Symmetric instability patterns in the UV-ozone crosslinked surface of a polystyrene film grow radially outward from local defect sites in the presence of solvent vapor. The diffusion kinetics of the solvent governs the pattern morphology by establishing stress fields that favor the orientation of wrinkles in a dendritic-like spoke pattern (left) or in a target pattern consisting of concentric rings (right).

    6. Self-Assembled Perovskite-Fluorite Oblique Nanostructures for Adaptive (Tunable) Electronics (pages 1363–1367)

      Tomoaki Yamada, Cosmin S. Sandu, Maxim Gureev, Vladimir O. Sherman, Andreas Noeth, Paul Muralt, Alexander K. Tagantsev and Nava Setter

      Version of Record online: 29 JAN 2009 | DOI: 10.1002/adma.200800253

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      The relative concentration of BaTiO3 and CeO2 is shown to control the inclination of composite growth. The oblique composite structures consist of tunable BaTiO3 nanofibers embedded in a CeO2 matrix, which lowers considerably the permittivity while significantly enhancing the tunable response to an electric field. This is of interest in reconfigurable microelectronics.

    7. One-Pot Synthesis of Catalytically Stable and Active Nanoreactors: Encapsulation of Size-Controlled Nanoparticles within a Hierarchically Macroporous Core@Ordered Mesoporous Shell System (pages 1368–1372)

      Xiao-Yu Yang, Yu Li, Gustaaf Van Tendeloo, Feng-Shou Xiao and Bao-Lian Su

      Version of Record online: 14 JAN 2009 | DOI: 10.1002/adma.200802914

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      Size-controlled, catalytically active nanoparticles are successfully encapsulated in a one-pot synthesis to form novel hierarchical macroporous core@mesoporous shell structures, where macroporous cores are connected by uniform and ordered mesoporous channels. Most importantly, the encapsulated nanoparticles can be used as “nanoreactors”, with high activities and excellent long-term recycling stability.

    8. Site-Selective Deposition of Metal Nanoparticles on Aligned WO3 Nanotrees for Super-Hydrophilic Thin Films (pages 1373–1376)

      Masachika Shibuya and Masahiro Miyauchi

      Version of Record online: 22 JAN 2009 | DOI: 10.1002/adma.200802918

      Thumbnail image of graphical abstract

      Highly aligned WO3 nanotrees are grown on metal tungsten by a simple hydrothermal reaction. Pd nanoparticles are selectively deposited on the WO3 nanotrees by a photocatalytic reduction reaction. Photocatalytic oxidation activity depends strongly on the position of the deposited Pd nanoparticles, and the WO3 nanotrees with Pd nanoparticles deposited at the bottom position exhibited efficient super-hydrophilicity.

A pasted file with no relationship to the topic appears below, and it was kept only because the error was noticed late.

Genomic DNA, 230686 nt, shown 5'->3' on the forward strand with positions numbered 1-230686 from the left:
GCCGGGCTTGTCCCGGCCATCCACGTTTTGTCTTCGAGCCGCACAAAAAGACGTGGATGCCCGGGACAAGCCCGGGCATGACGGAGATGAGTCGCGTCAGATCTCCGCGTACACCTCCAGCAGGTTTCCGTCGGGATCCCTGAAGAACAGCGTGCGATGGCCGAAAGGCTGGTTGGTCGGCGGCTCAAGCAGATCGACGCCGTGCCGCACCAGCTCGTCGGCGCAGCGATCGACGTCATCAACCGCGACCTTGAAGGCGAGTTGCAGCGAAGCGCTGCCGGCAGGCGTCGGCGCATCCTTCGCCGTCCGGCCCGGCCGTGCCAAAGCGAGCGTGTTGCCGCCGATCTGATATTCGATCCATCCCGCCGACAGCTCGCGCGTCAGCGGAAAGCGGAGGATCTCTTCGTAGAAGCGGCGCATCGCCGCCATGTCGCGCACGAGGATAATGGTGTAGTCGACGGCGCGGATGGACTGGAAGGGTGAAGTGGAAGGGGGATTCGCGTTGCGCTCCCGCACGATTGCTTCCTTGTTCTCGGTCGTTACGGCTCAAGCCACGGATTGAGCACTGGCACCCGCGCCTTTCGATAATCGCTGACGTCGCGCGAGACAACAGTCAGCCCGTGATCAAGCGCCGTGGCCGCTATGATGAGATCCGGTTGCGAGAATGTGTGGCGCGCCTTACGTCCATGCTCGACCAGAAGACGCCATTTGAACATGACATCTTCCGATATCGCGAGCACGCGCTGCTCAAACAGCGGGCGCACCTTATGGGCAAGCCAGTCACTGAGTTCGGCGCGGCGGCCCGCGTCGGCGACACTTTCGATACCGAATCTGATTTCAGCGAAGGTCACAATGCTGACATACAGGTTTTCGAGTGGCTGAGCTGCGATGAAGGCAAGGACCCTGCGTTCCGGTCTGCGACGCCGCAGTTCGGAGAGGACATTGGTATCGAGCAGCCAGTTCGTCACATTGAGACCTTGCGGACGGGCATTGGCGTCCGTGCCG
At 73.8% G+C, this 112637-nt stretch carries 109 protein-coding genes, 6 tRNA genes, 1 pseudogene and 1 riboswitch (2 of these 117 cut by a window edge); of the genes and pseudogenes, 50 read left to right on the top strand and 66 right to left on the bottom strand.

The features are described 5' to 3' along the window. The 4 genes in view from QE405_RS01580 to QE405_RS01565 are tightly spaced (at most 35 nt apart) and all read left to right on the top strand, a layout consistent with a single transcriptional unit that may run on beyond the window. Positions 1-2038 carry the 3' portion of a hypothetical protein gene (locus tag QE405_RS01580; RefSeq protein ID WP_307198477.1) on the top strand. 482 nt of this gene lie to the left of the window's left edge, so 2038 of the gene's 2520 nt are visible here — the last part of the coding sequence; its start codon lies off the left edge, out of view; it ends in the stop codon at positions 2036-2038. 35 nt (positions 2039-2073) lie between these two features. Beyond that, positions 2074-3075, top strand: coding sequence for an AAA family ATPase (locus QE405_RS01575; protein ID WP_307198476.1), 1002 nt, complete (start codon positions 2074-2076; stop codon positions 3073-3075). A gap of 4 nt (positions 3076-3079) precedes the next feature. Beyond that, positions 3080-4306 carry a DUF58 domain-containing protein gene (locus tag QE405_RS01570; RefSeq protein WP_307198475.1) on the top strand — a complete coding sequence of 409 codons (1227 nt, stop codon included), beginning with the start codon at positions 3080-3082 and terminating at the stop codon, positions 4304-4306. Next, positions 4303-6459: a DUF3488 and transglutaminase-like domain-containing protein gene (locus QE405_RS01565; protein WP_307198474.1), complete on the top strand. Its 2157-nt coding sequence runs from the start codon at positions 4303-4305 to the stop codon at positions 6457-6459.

9. Synthesis of Core/Shell Colloidal Magnetic Zeolite Microspheres for the Immobilization of Trypsin (pages 1377–1382)

      Yonghui Deng, Chunhui Deng, Dawei Qi, Chong Liu, Jia Liu, Xiangmin Zhang and Dongyuan Zhao

      Version of Record online: 12 JAN 2009 | DOI: 10.1002/adma.200801766

      Thumbnail image of graphical abstract

      Magnetic zeolite microspheres are synthesized by combining sol-gel synthesis and vapor-phase transport. The microspheres, which have magnetite cores and crystalline zeolite shells (see figure), exhibit super-paramagnetism and a high adsorption capacity for trypsin. Trypsin-adsorbed microspheres digest proteins very efficiently (in only 15 s) in the presence of microwave radiation.

  8. Research News

    1. Top of page
    2. Cover Picture
    3. Inside Front Cover
    4. Contents
    5. Correspondence
    6. Comments
    7. Review Article
    8. Communications
    9. Research News
    10. Index
    1. Supramolecular Crystal Engineering at the Solid–Liquid Interface from First Principles: Toward Unraveling the Thermodynamics of 2D Self-Assembly (pages 1383–1386)

      Carlos-Andres Palma, Massimo Bonini, Thomas Breiner and Paolo Samorì

      Version of Record online: 6 FEB 2009 | DOI: 10.1002/adma.200802068

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      Toward preprogrammed functional 2D self-assembled materials: recent contributions on controlled polymorphism and nanopattern formation at the solid-liquid interface renders it possible to gain semi-quantitative insights into the thermodynamics of physisorption at surfaces, paving the way toward 2D supramolecular crystal engineering.

  9. Index

    1. Top of page
    2. Cover Picture
    3. Inside Front Cover
    4. Contents
    5. Correspondence
    6. Comments
    7. Review Article
    8. Communications
    9. Research News
    10. Index